Tips for Identifying Common Insect Bites

Identifying common insect bites can be quite challenging because many insect bites look alike. Use this primer to narrow down what kind of bite you are dealing with. If possible, it's always best to try to capture and keep the insect that bit you to facilitate easier insect identification if you develop health complications. However, it's often difficult to see the insect that bit you, and many times you won't know a bug bit you until long after that little creature is long gone.

Spider Bites
Spider bites can vary depending on the type of spider that bit you. Sometimes you can see the double fang marks or the torn flesh, occasionally you'll just see a little bump. Sometimes spiders will bite multiple times in one small area, but in other instances, you'll just get one bite.

Spider bites usually form a pustule on top of the bite. Household spider bites are usually not painful, but serious spider bites are usually very painful. Watch for a rash around the bite, red streaks coming from the bite, or a bite that turns into a wound or looks like dying flesh that keeps expanding.

Fire Ant Bites
These bites are extremely painful. You will usually get a cluster of bites from a bunch of fire ants at once. The center of the bite is dark red, while the outer ring is pink. The bite is raised and hard and both hurts and itches. Red streaks will shoot out from the bite sight, and you may develop a rash.

Chigger Bites
Chigger bites are usually found in creases of your body: behind your knees, in your groin, in your armpits or around your ankles. They are usually discovered long after the chiggers are gone; bites are usually found in clusters. They are tiny, raised, hard bites that itch terribly. Folklore will tell you chiggers are burrowing under your skin, but they are long gone by the time you realized they've bitten you, and there is no need to pursue radical treatment to get the chiggers out. Focus on soothing the itch with warm baths, ice packs, Benadryl and topical analgesics.

Mosquito Bites
Mosquito bites are large, swollen, soft bites that itch a lot. The bite may turn pink or red if you scratch it.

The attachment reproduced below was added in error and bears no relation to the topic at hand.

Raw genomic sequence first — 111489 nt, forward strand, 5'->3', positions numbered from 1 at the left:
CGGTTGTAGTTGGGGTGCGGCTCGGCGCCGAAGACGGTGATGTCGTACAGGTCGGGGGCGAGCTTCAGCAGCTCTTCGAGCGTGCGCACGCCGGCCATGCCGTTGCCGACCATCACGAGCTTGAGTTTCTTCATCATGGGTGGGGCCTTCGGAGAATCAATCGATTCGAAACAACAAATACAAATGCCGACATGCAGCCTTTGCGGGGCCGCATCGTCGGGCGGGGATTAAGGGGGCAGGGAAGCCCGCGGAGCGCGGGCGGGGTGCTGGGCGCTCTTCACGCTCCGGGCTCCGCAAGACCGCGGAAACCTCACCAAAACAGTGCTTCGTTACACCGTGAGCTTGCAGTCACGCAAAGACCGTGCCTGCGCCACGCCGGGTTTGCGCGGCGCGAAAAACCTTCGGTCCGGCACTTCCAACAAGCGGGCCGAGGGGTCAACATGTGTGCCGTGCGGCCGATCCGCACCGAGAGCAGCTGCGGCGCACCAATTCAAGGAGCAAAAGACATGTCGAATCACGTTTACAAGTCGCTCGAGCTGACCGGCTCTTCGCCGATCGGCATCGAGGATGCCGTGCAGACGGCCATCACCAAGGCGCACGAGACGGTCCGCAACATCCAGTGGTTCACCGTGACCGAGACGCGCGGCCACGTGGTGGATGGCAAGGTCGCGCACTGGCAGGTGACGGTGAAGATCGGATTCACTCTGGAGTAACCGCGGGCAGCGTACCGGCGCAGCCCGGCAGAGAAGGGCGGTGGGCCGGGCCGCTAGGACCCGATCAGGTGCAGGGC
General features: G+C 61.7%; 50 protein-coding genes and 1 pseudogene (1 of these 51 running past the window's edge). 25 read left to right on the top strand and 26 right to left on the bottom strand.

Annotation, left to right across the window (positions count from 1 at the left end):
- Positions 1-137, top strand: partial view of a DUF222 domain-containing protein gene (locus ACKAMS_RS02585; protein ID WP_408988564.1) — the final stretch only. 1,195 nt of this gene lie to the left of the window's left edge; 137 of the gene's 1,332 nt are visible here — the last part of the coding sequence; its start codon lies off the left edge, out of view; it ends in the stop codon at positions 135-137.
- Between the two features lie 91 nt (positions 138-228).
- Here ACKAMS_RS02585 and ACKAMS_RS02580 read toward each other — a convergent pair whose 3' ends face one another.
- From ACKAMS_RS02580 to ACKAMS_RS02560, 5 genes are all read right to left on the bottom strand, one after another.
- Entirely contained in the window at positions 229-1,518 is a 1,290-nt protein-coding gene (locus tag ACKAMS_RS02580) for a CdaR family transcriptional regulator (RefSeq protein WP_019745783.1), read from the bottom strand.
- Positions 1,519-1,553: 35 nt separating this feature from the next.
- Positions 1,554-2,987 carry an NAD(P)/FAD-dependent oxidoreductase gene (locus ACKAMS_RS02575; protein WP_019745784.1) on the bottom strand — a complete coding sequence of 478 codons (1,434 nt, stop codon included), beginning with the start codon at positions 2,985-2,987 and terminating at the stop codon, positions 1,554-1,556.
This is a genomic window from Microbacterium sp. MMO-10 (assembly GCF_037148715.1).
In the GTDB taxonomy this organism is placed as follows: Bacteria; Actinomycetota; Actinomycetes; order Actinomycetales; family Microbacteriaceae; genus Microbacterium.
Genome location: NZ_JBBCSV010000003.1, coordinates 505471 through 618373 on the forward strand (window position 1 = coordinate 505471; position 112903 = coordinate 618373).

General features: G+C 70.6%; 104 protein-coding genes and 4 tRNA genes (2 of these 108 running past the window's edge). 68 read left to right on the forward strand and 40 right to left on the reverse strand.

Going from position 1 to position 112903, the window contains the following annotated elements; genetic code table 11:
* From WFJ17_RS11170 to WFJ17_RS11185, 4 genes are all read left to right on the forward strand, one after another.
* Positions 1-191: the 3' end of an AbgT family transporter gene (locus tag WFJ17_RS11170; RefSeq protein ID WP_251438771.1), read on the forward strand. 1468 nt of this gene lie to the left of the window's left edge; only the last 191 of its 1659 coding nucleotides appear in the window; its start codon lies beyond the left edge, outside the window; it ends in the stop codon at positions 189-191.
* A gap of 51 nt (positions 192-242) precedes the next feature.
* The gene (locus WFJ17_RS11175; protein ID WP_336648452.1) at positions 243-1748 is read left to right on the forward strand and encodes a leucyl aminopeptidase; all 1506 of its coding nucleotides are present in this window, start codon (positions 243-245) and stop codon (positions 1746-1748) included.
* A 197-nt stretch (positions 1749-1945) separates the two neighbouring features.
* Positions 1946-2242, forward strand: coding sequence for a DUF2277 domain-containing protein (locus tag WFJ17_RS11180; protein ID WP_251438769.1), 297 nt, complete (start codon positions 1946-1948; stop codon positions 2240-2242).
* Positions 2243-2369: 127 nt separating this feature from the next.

Flea Bites
Flea bites are often mistaken for a rash because they are so small and occur in clusters. The bites themselves are tiny and very itchy, causing a larger rash.

Tick Bites
Tick bites often go unnoticed because the tick injects a numbing solution into the site when it bites you. A typical tick bite is a single bite that causes a slight rash around the bite site. It is generally not terribly irritating once you remove the tick, but many ticks carry disease, so you will need to watch for concerning symptoms after a tick bite. You may feel nauseated, exhausted, weak, stiff, achy or short of breath. If you develop flu-like symptoms anytime in the week after a tick bite, see your doctor and, if possible, bring the tick along with you.

Related Life123 Articles

Treating insect bites can be a pain for the person bitten and the person providing the treatment. Learn how to treat properly and cut down on aggravation for all involved.

Learning how to treat a wasp sting will prevent the unfortunate experience of getting stung from turning into even more of a concern.

Frequently Asked Questions on
More Related Life123 Articles

No one wants to think about scorpion sting first aid, but the reality is that proactivity will go a long way toward health.

The best treatment for a bee sting can be found right in your kitchen.

Bee sting remedy is always highly sought after when a stinger has found its way into your skin.

© 2015 Life123, Inc. All rights reserved. An IAC Company